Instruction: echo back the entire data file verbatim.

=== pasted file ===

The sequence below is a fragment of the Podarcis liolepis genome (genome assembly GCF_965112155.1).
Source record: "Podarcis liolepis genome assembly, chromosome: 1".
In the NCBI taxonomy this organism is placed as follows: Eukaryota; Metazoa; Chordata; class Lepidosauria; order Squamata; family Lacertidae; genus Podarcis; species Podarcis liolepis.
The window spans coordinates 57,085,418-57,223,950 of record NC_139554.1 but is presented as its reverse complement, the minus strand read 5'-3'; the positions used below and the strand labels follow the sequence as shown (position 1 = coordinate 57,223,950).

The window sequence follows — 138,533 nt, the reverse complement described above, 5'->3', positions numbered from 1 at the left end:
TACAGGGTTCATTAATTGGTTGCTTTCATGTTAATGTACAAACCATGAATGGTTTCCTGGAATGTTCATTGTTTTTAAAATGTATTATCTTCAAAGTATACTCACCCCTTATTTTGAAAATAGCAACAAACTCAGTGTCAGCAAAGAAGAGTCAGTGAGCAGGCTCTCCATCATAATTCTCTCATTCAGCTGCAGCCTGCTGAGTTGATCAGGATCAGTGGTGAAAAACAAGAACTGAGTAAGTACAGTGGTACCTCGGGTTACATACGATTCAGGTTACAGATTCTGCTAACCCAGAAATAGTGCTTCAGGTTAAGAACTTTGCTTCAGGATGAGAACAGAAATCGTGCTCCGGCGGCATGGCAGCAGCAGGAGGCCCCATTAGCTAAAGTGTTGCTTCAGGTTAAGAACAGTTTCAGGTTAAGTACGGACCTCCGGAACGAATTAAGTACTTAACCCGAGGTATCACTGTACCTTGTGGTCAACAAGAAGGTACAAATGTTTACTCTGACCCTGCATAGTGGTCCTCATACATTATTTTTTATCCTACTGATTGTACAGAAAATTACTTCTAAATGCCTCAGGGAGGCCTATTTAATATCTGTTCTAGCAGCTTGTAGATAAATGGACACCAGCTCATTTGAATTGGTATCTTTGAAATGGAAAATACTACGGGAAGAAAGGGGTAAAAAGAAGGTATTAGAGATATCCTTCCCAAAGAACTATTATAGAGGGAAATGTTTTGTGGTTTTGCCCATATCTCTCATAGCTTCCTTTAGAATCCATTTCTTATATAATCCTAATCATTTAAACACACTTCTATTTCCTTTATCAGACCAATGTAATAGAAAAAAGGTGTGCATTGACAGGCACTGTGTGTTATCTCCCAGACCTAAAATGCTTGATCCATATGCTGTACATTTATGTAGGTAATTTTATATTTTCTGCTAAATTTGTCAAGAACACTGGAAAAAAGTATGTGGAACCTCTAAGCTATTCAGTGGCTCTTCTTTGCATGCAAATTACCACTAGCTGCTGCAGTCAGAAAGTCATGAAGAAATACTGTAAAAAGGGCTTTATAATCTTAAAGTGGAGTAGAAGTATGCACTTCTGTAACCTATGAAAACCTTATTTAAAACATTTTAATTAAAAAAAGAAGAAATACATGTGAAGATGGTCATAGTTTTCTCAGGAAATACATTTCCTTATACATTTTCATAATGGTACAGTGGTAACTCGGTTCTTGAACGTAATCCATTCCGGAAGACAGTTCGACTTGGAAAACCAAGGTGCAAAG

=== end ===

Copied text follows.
The sequence below is a fragment of the Podarcis liolepis genome (genome assembly GCF_965112155.1).
Source record: "Podarcis liolepis genome assembly, chromosome: 1".
In the NCBI taxonomy this organism is placed as follows: Eukaryota; Metazoa; Chordata; class Lepidosauria; order Squamata; family Lacertidae; genus Podarcis; species Podarcis liolepis.
The window spans coordinates 57,085,418-57,223,950 of record NC_139554.1 but is presented as its reverse complement, the minus strand read 5'-3'; the positions used below and the strand labels follow the sequence as shown (position 1 = coordinate 57,223,950).

The window sequence follows — 138,533 nt, the reverse complement described above, 5'->3', positions numbered from 1 at the left end:
TACAGGGTTCATTAATTGGTTGCTTTCATGTTAATGTACAAACCATGAATGGTTTCCTGGAATGTTCATTGTTTTTAAAATGTATTATCTTCAAAGTATACTCACCCCTTATTTTGAAAATAGCAACAAACTCAGTGTCAGCAAAGAAGAGTCAGTGAGCAGGCTCTCCATCATAATTCTCTCATTCAGCTGCAGCCTGCTGAGTTGATCAGGATCAGTGGTGAAAAACAAGAACTGAGTAAGTACAGTGGTACCTCGGGTTACATACGATTCAGGTTACAGATTCTGCTAACCCAGAAATAGTGCTTCAGGTTAAGAACTTTGCTTCAGGATGAGAACAGAAATCGTGCTCCGGCGGCATGGCAGCAGCAGGAGGCCCCATTAGCTAAAGTGTTGCTTCAGGTTAAGAACAGTTTCAGGTTAAGTACGGACCTCCGGAACGAATTAAGTACTTAACCCGAGGTATCACTGTACCTTGTGGTCAACAAGAAGGTACAAATGTTTACTCTGACCCTGCATAGTGGTCCTCATACATTATTTTTTATCCTACTGATTGTACAGAAAATTACTTCTAAATGCCTCAGGGAGGCCTATTTAATATCTGTTCTAGCAGCTTGTAGATAAATGGACACCAGCTCATTTGAATTGGTATCTTTGAAATGGAAAATACTACGGGAAGAAAGGGGTAAAAAGAAGGTATTAGAGATATCCTTCCCAAAGAACTATTATAGAGGGAAATGTTTTGTGGTTTTGCCCATATCTCTCATAGCTTCCTTTAGAATCCATTTCTTATATAATCCTAATCATTTAAACACACTTCTATTTCCTTTATCAGACCAATGTAATAGAAAAAAGGTGTGCATTGACAGGCACTGTGTGTTATCTCCCAGACCTAAAATGCTTGATCCATATGCTGTACATTTATGTAGGTAATTTTATATTTTCTGCTAAATTTGTCAAGAACACTGGAAAAAAGTATGTGGAACCTCTAAGCTATTCAGTGGCTCTTCTTTGCATGCAAATTACCACTAGCTGCTGCAGTCAGAAAGTCATGAAGAAATACTGTAAAAAGGGCTTTATAATCTTAAAGTGGAGTAGAAGTATGCACTTCTGTAACCTATGAAAACCTTATTTAAAACATTTTAATTAAAAAAAGAAGAAATACATGTGAAGATGGTCATAGTTTTCTCAGGAAATACATTTCCTTATACATTTTCATAATGGTACAGTGGTAACTCGGTTCTTGAACGTAATCCATTCCGGAAGACAGTTCGACTTGGAAAACCAAGGTGCAAAG